Mike Crapo wants to see the North American Free Trade Agreement renegotiated but says having some kind of trade deal with our neighbors is important. “We do need a trade agreement with Canada and Mexico,” Crapo said last week, in a brief interview during a visit to Lincoln Elementary School in Twin Falls. Now Idaho’s senior U.S. senator, one of Crapo’s first votes in Washington was as a congressman against the original adoption in 1993 of NAFTA. President Donald Trump frequently criticized free trade agreements, particularly NAFTA, during the 2016 campaign. One of Trump’s first actions as president was to withdraw the U.S. from the Trans-Pacific Partnership, and the U.S., Mexico and Canada are in the process of renegotiating NAFTA. Trade is a fast-growing part of Idaho’s economy — the value of exports by Idaho companies more than doubled from $2 billion to $4.3 billion a year from 2003 to 2015,

— Canada is the state’s largest trading partner, and exports from Idaho to Canada and Mexico have skyrocketed since NAFTA was approved. Opinions differ as to whether the treaty has been an overall positive or negative for the state. The Idaho Legislature passed a joint memorial in 2008 calling on the U.S. to renegotiate the treaty, blaming it for a number of economic ills and saying it was unfair to U.S. producers and

weren’t met. Crapo said Idaho’s lumber industry has been damaged by competition from Canadian softwood lumber. He said Idaho has also had problems getting its potatoes into the Mexican market, as well as dealing with what he says is unfair competition from subsidized Mexican sugar. He would also like to see changes to the dispute resolution mechanism in the treaty. Trump has threatened to withdraw from NAFTA if a deal to the U.S.’s satisfaction can’t be struck — he said the U.S. may walk away from the deal at a rally in Arizona two days before Crapo spoke to the Times-News, and has

then. Crapo said he interpreted Trump’s remarks as meaning the U.S. may take a step back and end up with an entirely new agreement, not that the U.S. would end up without a trade deal.

Mike Crapo wants to see the North American Free Trade Agreement renegotiated but says having some kind of trade deal with our neighbors is important.

“We do need a trade agreement with Canada and Mexico,” Crapo said last week, in a brief interview during a visit to Lincoln Elementary School in Twin Falls.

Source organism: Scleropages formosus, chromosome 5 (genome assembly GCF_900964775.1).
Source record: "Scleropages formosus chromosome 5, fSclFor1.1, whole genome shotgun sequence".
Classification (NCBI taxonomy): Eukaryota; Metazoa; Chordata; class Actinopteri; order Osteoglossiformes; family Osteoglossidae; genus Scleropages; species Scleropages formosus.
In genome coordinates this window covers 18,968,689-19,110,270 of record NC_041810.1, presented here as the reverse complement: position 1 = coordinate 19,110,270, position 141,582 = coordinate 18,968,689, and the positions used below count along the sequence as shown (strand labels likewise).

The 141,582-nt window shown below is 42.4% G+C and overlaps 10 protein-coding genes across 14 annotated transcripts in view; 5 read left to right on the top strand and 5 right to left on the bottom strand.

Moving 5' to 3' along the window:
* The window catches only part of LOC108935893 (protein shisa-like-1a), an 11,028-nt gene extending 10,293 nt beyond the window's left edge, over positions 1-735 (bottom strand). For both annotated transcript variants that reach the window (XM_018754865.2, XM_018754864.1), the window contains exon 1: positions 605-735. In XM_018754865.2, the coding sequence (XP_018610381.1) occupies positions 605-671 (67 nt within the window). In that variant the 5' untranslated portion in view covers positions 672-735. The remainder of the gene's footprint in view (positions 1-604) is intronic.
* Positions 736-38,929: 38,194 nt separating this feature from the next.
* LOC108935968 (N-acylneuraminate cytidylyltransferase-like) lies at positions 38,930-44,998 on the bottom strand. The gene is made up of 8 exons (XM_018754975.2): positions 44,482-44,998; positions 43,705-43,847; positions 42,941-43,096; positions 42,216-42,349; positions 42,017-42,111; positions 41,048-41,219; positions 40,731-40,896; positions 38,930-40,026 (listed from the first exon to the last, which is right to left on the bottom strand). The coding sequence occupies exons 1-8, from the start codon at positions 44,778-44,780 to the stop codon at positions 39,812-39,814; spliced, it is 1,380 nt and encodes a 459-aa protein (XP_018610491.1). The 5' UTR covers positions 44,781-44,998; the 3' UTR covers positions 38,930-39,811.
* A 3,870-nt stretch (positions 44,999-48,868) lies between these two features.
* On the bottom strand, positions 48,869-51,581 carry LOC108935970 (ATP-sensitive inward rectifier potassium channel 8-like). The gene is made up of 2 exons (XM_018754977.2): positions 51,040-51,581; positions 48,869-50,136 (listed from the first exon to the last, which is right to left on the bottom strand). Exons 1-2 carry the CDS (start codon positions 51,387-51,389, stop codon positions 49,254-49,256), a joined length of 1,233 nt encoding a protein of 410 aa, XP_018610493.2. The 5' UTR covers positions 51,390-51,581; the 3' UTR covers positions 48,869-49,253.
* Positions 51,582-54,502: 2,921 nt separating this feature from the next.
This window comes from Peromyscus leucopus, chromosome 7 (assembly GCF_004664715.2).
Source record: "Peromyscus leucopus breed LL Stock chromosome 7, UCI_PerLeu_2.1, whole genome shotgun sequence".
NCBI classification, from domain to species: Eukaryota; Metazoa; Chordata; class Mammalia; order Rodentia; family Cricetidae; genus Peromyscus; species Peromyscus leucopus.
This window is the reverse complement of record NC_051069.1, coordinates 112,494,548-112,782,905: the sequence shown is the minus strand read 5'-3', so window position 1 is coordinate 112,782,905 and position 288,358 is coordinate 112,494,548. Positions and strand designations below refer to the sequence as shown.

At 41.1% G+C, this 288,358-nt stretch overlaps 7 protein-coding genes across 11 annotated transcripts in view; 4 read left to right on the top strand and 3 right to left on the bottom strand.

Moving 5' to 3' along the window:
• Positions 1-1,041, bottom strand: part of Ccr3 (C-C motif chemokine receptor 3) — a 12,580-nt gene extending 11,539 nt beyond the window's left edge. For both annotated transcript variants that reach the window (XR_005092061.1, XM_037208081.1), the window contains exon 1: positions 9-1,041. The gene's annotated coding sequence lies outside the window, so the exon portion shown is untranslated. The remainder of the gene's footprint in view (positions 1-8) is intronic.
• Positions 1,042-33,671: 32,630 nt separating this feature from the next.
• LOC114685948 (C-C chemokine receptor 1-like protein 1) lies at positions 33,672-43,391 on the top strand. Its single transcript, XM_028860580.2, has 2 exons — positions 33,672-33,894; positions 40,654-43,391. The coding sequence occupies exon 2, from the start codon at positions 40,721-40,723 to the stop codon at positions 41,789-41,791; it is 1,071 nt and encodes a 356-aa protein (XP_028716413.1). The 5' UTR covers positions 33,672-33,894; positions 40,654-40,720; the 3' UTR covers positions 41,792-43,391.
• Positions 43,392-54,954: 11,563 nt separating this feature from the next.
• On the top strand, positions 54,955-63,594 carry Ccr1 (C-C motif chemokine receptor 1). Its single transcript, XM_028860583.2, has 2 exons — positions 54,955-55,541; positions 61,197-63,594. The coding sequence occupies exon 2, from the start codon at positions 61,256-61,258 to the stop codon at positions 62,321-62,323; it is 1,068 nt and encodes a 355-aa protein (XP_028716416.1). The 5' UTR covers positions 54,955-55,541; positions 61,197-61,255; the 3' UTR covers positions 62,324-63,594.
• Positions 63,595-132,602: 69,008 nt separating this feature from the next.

Now Idaho’s senior U.S. senator, one of Crapo’s first votes in Washington was as a congressman against the original adoption in 1993 of NAFTA. President Donald Trump frequently criticized free trade agreements, particularly NAFTA, during the 2016 campaign. One of Trump’s first actions as president was to withdraw the U.S. from the Trans-Pacific Partnership, and the U.S., Mexico and Canada are in the process of renegotiating NAFTA.

Trade is a fast-growing part of Idaho’s economy — the value of exports by Idaho companies more than doubled from $2 billion to $4.3 billion a year from 2003 to 2015, according to the Idaho Department of Commerce — Canada is the state’s largest trading partner, and exports from Idaho to Canada and Mexico have skyrocketed since NAFTA was approved. Opinions differ as to whether the treaty has been an overall positive or negative for the state. The Idaho Legislature passed a joint memorial in 2008 calling on the U.S. to renegotiate the treaty, blaming it for a number of economic ills and saying it was unfair to U.S. producers and to withdraw from it if certain conditions weren’t met.

Crapo said Idaho’s lumber industry has been damaged by competition from Canadian softwood lumber. He said Idaho has also had problems getting its potatoes into the Mexican market, as well as dealing with what he says is unfair competition from subsidized Mexican sugar. He would also like to see changes to the dispute resolution mechanism in the treaty.

Trump has threatened to withdraw from NAFTA if a deal to the U.S.’s satisfaction can’t be struck — he said the U.S. may walk away from the deal at a rally in Arizona two days before Crapo spoke to the Times-News, and has made other similar comments since then. Crapo said he interpreted Trump’s remarks as meaning the U.S. may take a step back and end up with an entirely new agreement, not that the U.S. would end up without a trade deal.

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